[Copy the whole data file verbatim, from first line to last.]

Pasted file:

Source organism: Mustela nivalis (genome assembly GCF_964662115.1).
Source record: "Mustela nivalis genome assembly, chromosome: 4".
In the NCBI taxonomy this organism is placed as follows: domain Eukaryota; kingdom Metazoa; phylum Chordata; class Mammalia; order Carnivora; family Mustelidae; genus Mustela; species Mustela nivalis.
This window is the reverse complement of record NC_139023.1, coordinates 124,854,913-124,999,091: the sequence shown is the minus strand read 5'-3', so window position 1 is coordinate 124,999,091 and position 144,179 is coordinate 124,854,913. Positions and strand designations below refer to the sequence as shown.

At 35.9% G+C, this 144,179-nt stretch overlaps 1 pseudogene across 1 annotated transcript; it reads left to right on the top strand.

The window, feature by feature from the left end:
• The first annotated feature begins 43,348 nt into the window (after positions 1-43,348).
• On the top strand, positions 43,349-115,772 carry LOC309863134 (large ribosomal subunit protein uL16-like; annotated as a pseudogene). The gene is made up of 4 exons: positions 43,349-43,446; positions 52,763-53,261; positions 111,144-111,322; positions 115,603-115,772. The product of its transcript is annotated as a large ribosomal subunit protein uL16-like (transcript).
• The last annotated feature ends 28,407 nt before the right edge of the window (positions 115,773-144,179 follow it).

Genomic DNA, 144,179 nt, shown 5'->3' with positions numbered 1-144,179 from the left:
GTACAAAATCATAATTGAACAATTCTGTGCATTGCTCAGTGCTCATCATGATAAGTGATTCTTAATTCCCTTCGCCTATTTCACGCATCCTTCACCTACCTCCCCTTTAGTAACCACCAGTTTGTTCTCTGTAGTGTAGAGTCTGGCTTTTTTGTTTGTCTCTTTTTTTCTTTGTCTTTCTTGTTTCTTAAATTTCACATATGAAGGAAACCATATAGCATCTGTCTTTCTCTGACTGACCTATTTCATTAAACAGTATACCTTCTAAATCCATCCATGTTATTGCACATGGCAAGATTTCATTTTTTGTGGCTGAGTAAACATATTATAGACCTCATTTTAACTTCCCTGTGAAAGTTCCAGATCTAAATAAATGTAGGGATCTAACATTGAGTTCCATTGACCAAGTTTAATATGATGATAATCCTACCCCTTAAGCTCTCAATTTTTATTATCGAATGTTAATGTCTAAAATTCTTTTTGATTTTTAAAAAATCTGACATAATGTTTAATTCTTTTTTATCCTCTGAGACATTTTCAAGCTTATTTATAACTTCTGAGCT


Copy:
Source organism: Mustela nivalis (genome assembly GCF_964662115.1).
Source record: "Mustela nivalis genome assembly, chromosome: 4".
In the NCBI taxonomy this organism is placed as follows: domain Eukaryota; kingdom Metazoa; phylum Chordata; class Mammalia; order Carnivora; family Mustelidae; genus Mustela; species Mustela nivalis.
This window is the reverse complement of record NC_139023.1, coordinates 124,854,913-124,999,091: the sequence shown is the minus strand read 5'-3', so window position 1 is coordinate 124,999,091 and position 144,179 is coordinate 124,854,913. Positions and strand designations below refer to the sequence as shown.

At 35.9% G+C, this 144,179-nt stretch overlaps 1 pseudogene across 1 annotated transcript; it reads left to right on the top strand.

The window, feature by feature from the left end:
• The first annotated feature begins 43,348 nt into the window (after positions 1-43,348).
• On the top strand, positions 43,349-115,772 carry LOC309863134 (large ribosomal subunit protein uL16-like; annotated as a pseudogene). The gene is made up of 4 exons: positions 43,349-43,446; positions 52,763-53,261; positions 111,144-111,322; positions 115,603-115,772. The product of its transcript is annotated as a large ribosomal subunit protein uL16-like (transcript).
• The last annotated feature ends 28,407 nt before the right edge of the window (positions 115,773-144,179 follow it).

Genomic DNA, 144,179 nt, shown 5'->3' with positions numbered 1-144,179 from the left:
GTACAAAATCATAATTGAACAATTCTGTGCATTGCTCAGTGCTCATCATGATAAGTGATTCTTAATTCCCTTCGCCTATTTCACGCATCCTTCACCTACCTCCCCTTTAGTAACCACCAGTTTGTTCTCTGTAGTGTAGAGTCTGGCTTTTTTGTTTGTCTCTTTTTTTCTTTGTCTTTCTTGTTTCTTAAATTTCACATATGAAGGAAACCATATAGCATCTGTCTTTCTCTGACTGACCTATTTCATTAAACAGTATACCTTCTAAATCCATCCATGTTATTGCACATGGCAAGATTTCATTTTTTGTGGCTGAGTAAACATATTATAGACCTCATTTTAACTTCCCTGTGAAAGTTCCAGATCTAAATAAATGTAGGGATCTAACATTGAGTTCCATTGACCAAGTTTAATATGATGATAATCCTACCCCTTAAGCTCTCAATTTTTATTATCGAATGTTAATGTCTAAAATTCTTTTTGATTTTTAAAAAATCTGACATAATGTTTAATTCTTTTTTATCCTCTGAGACATTTTCAAGCTTATTTATAACTTCTGAGCT